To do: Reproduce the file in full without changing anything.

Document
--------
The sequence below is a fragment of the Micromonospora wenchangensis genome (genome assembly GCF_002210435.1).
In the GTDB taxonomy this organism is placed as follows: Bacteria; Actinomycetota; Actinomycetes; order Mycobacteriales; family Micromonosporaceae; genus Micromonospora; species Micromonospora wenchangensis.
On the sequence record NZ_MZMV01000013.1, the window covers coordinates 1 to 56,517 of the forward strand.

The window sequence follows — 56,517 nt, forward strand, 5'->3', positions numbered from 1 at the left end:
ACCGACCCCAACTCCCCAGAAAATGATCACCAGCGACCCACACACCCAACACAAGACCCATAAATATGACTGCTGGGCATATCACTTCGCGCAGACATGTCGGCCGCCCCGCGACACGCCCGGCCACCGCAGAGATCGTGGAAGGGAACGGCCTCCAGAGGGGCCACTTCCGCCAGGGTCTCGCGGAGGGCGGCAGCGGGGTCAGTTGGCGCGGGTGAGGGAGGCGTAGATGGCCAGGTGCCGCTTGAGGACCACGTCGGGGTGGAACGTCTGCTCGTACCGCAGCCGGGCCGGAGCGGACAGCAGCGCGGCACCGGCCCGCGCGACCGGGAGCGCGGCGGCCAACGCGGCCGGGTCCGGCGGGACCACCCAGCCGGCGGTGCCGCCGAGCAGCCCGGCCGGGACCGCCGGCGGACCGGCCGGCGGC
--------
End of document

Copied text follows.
The sequence below is a fragment of the Micromonospora wenchangensis genome (genome assembly GCF_002210435.1).
In the GTDB taxonomy this organism is placed as follows: Bacteria; Actinomycetota; Actinomycetes; order Mycobacteriales; family Micromonosporaceae; genus Micromonospora; species Micromonospora wenchangensis.
On the sequence record NZ_MZMV01000013.1, the window covers coordinates 1 to 56,517 of the forward strand.

The window sequence follows — 56,517 nt, forward strand, 5'->3', positions numbered from 1 at the left end:
ACCGACCCCAACTCCCCAGAAAATGATCACCAGCGACCCACACACCCAACACAAGACCCATAAATATGACTGCTGGGCATATCACTTCGCGCAGACATGTCGGCCGCCCCGCGACACGCCCGGCCACCGCAGAGATCGTGGAAGGGAACGGCCTCCAGAGGGGCCACTTCCGCCAGGGTCTCGCGGAGGGCGGCAGCGGGGTCAGTTGGCGCGGGTGAGGGAGGCGTAGATGGCCAGGTGCCGCTTGAGGACCACGTCGGGGTGGAACGTCTGCTCGTACCGCAGCCGGGCCGGAGCGGACAGCAGCGCGGCACCGGCCCGCGCGACCGGGAGCGCGGCGGCCAACGCGGCCGGGTCCGGCGGGACCACCCAGCCGGCGGTGCCGCCGAGCAGCCCGGCCGGGACCGCCGGCGGACCGGCCGGCGGC